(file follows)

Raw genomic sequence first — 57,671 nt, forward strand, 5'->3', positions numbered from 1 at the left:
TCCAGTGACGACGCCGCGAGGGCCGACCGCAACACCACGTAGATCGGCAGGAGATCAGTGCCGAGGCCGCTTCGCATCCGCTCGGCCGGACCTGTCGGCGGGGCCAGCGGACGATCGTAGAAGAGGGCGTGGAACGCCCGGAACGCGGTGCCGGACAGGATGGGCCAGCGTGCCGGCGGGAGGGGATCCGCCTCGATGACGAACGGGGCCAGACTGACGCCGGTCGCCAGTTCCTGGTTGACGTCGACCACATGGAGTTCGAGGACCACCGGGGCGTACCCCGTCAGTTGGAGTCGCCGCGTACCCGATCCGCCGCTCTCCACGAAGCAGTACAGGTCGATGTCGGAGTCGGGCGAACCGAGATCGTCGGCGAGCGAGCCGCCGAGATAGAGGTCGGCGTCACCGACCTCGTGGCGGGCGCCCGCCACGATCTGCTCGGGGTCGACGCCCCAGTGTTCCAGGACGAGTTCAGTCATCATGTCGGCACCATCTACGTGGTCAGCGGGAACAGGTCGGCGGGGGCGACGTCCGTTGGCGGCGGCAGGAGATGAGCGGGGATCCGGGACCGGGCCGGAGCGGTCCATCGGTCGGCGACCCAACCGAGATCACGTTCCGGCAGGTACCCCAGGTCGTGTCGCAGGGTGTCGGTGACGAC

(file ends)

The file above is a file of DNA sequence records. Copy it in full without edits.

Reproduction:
Raw genomic sequence first — 57,671 nt, forward strand, 5'->3', positions numbered from 1 at the left:
TCCAGTGACGACGCCGCGAGGGCCGACCGCAACACCACGTAGATCGGCAGGAGATCAGTGCCGAGGCCGCTTCGCATCCGCTCGGCCGGACCTGTCGGCGGGGCCAGCGGACGATCGTAGAAGAGGGCGTGGAACGCCCGGAACGCGGTGCCGGACAGGATGGGCCAGCGTGCCGGCGGGAGGGGATCCGCCTCGATGACGAACGGGGCCAGACTGACGCCGGTCGCCAGTTCCTGGTTGACGTCGACCACATGGAGTTCGAGGACCACCGGGGCGTACCCCGTCAGTTGGAGTCGCCGCGTACCCGATCCGCCGCTCTCCACGAAGCAGTACAGGTCGATGTCGGAGTCGGGCGAACCGAGATCGTCGGCGAGCGAGCCGCCGAGATAGAGGTCGGCGTCACCGACCTCGTGGCGGGCGCCCGCCACGATCTGCTCGGGGTCGACGCCCCAGTGTTCCAGGACGAGTTCAGTCATCATGTCGGCACCATCTACGTGGTCAGCGGGAACAGGTCGGCGGGGGCGACGTCCGTTGGCGGCGGCAGGAGATGAGCGGGGATCCGGGACCGGGCCGGAGCGGTCCATCGGTCGGCGACCCAACCGAGATCACGTTCCGGCAGGTACCCCAGGTCGTGTCGCAGGGTGTCGGTGACGAC